The Good and Bad of Stem Cell Research

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Date Submitted: 05/20/2012 12:46 PM

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The Good and Bad of Stem Cell Research

Marcia Ray

One of the most controversial debates today is with the origination of stem cells. There are people for and against the use of stem cells in research, especially if the cells are from an embryo. There are two main types of stem cells; embryonic stem cells and non- embryonic “somatic” or “adult” stem cells. Stem cells are present in every human body and have the remarkable potential to develop into many different cell types in the body during early life and growth. Stem cells can be retrieved from animals and humans and much has ben learned from stem cell research and promising progress has been made. Of all the specialized cells that are responsible for building the human body, none are more extraordinary than stem cells. In many tissues they serve as a sort of internal repair system, dividing essentially without limit to replenish other cells as long as the person or animal is still alive. In order to make an informal opinion on this topic, all aspects of the benefits and risks need to be taken into account.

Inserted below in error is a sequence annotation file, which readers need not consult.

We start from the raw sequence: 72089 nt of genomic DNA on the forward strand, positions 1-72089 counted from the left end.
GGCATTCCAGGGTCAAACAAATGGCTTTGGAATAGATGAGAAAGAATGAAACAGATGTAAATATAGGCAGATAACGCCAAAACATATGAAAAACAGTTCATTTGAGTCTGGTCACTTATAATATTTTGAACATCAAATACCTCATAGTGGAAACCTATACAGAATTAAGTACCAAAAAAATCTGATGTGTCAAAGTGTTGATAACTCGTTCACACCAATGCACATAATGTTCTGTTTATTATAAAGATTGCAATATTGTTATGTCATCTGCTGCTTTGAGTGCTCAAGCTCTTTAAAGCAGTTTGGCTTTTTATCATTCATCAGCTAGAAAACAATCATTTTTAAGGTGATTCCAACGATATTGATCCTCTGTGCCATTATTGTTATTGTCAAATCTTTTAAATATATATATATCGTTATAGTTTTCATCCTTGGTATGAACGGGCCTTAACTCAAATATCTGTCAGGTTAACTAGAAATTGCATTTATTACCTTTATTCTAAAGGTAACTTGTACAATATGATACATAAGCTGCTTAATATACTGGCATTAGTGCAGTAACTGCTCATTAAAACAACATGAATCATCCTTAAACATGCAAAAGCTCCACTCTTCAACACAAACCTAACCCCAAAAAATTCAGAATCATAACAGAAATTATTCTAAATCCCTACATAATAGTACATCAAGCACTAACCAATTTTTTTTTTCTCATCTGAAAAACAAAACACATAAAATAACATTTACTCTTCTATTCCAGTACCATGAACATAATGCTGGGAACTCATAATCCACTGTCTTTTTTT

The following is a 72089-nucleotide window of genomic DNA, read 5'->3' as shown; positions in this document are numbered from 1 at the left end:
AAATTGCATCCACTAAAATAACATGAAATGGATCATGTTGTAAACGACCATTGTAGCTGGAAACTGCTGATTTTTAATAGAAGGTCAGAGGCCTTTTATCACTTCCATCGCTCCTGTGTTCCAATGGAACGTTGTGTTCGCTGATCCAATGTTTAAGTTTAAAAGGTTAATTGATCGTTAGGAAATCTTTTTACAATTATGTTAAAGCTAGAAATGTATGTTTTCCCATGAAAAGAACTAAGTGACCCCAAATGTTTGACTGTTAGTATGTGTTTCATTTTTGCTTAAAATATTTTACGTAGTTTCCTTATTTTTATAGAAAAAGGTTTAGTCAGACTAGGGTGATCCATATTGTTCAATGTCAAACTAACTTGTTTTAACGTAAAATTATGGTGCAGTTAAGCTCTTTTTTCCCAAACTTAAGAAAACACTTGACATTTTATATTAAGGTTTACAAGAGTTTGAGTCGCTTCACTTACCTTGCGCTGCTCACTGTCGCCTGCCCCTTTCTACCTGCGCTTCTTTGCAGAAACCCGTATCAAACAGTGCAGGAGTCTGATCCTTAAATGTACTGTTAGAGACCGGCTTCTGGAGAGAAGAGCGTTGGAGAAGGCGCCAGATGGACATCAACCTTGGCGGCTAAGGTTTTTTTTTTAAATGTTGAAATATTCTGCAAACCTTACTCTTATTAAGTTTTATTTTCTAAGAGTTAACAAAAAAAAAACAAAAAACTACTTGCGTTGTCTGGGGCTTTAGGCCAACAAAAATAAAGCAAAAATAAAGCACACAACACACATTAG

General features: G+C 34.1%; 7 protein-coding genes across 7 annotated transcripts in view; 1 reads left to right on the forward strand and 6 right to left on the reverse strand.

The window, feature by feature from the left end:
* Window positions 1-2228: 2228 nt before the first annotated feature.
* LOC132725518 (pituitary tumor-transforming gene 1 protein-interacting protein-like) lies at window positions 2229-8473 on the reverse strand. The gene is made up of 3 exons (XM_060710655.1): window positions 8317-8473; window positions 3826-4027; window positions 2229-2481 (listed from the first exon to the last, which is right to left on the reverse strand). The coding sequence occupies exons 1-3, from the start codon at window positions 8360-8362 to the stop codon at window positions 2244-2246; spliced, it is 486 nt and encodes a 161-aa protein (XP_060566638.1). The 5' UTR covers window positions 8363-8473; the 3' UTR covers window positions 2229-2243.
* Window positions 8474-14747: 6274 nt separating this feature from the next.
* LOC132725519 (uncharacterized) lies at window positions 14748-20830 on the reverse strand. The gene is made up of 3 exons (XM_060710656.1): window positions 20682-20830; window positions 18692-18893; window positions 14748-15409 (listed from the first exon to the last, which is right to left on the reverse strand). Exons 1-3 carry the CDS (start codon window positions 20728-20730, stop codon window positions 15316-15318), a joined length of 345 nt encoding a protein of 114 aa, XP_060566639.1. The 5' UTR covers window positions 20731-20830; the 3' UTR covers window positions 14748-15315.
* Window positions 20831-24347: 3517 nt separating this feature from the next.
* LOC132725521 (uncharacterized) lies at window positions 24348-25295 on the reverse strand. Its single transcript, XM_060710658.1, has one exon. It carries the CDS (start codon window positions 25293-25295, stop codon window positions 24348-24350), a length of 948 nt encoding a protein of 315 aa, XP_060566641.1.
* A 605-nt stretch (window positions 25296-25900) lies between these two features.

One of the issues with stem cell research involves the use of embryos. A blastocyst or an embryo that is between 5 and 7 days old is used and the cells are derived from the inner cell mass capable of forming all the tissues of the body (Bohlin, 2001). The embryo is destroyed when the stem cells are harvested from it. Much of the research is done on already existing human embryonic stem cells to the dismay of many Pro-Life groups. The overall debates over the ethics of stem cell research involve two major ethical concerns: (1) the potential for human cloning, and (2) whether these embryos, or pre-embryos as some refer to them, are human life (Hyun, 2010). The initial controversy is related to the possibility of human cloning; especially when it first gained popularity, researchers were concerned with the potential for using stem cells to clone humans. Many arguments are made...